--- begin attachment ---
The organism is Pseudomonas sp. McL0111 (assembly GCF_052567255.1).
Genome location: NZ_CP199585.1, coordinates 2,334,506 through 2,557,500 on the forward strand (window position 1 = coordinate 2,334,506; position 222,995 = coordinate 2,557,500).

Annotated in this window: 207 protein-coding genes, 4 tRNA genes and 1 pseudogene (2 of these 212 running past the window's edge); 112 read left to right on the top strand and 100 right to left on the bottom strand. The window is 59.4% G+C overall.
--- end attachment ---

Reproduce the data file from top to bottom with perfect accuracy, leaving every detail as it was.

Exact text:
The organism is Pseudomonas sp. McL0111 (assembly GCF_052567255.1).
Genome location: NZ_CP199585.1, coordinates 2,334,506 through 2,557,500 on the forward strand (window position 1 = coordinate 2,334,506; position 222,995 = coordinate 2,557,500).

Annotated in this window: 207 protein-coding genes, 4 tRNA genes and 1 pseudogene (2 of these 212 running past the window's edge); 112 read left to right on the top strand and 100 right to left on the bottom strand. The window is 59.4% G+C overall.